Springer brings old policy for increased productivity


Ryan Kim

Friday Night Live (FNL) is the disciplinary action for students who fail to meet the deadline for their schoolwork. Coppell High School Principal Laura Springer used FNL during her time at Coppell Middle School East.

Arman Merchant, Staff Writer

With the start of the 2019-20 school year, Coppell High School has introduced many new policies. With about 30 to 40 kids attending Friday Night Live(FNL) each week, the program looks to bring the number down.

FNL is a way for students to catch up on work they did not complete either for homework or in class. Teachers have the ability to assign students to FNL, which takes place every Friday, from 4:30-6:30 p.m.

The policy first started when Coppell High School Principal Laura Springer was the principal at Coppell Middle School East, where the program is still continuing. Many teachers have used it to encourage students to get work turned in on time.

Some teachers who previously worked alongside Springer at CMSE have become accustomed to FNL.

The new policy changes when students would be eligible for FNL. The first day an assignment is late, 10 points are deducted from the overall grade. The second day is a 30 point deduction and a ticket to FNL. Teachers are also allowed to assign FNL for students who are missing assessment grades.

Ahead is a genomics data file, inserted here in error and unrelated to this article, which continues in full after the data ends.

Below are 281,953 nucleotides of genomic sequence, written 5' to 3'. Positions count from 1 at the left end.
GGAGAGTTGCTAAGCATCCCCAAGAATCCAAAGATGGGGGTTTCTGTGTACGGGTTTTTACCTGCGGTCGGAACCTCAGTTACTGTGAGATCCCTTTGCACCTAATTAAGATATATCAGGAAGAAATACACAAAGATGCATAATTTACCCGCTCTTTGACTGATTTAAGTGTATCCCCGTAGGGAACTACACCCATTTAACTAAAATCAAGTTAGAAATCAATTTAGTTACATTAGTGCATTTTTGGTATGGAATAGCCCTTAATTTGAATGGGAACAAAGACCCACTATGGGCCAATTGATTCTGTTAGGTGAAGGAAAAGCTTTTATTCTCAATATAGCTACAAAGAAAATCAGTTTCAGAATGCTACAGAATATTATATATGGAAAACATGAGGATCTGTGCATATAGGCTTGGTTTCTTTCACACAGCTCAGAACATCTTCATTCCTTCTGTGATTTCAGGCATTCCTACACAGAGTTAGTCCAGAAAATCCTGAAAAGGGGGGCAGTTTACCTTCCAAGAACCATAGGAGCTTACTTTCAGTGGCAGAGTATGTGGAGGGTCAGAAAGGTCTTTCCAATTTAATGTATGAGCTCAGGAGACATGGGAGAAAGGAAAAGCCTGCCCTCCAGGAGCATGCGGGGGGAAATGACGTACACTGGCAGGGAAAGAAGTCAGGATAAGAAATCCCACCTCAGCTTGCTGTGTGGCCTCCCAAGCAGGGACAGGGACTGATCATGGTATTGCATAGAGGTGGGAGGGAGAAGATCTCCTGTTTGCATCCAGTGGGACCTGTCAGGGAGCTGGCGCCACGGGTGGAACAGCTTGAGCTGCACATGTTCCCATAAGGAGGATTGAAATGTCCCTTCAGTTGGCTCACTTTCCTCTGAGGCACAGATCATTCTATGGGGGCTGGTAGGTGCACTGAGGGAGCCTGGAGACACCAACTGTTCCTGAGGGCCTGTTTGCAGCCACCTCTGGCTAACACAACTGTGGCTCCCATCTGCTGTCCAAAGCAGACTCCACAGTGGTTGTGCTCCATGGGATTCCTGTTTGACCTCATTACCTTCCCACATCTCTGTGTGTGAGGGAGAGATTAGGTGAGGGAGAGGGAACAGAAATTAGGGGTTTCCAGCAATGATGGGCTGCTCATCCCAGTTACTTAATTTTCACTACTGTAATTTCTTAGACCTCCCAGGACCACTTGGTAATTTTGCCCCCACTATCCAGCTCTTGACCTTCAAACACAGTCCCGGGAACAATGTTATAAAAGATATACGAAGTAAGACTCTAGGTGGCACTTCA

More schools in the district are looking to implement FNL for a way for assignments to be turned in on time, along with a place to catch up on late homework and missed assessments.

When the policy was brought here to CHS, it was not created to punish, but rather help them have an opportunity to make up assignments and pass their classes,” Springer said. “The teachers have seen an increase in overall productivity; paired with the no-phone policy, students are succeeding in the classroom.”

As FNL takes place on Fridays, athletes from every sport must make sure they have all the work turned in to avoid getting FNL. Coaches are monitoring their athletes’ attendance and grades to make sure they are not either ineligible or are assigned FNL.

“My friends and I agree we take all our classes more seriously, even the ones that do not count towards GPA or rank,” CHS junior Aryan Pal said. “The policy keeps me accountable for work I need to get done and makes me motivated to have it turned in on time.”

With the addition of FNL and the no cell-phone policy this year, CHS is looking for more improvements to improve classroom productivity.

“Throughout the year, we will try to get more feedback from both our students and teachers,” Springer said. “For now, the results have been positive, and we will try to bring the number of students in FNL down.”

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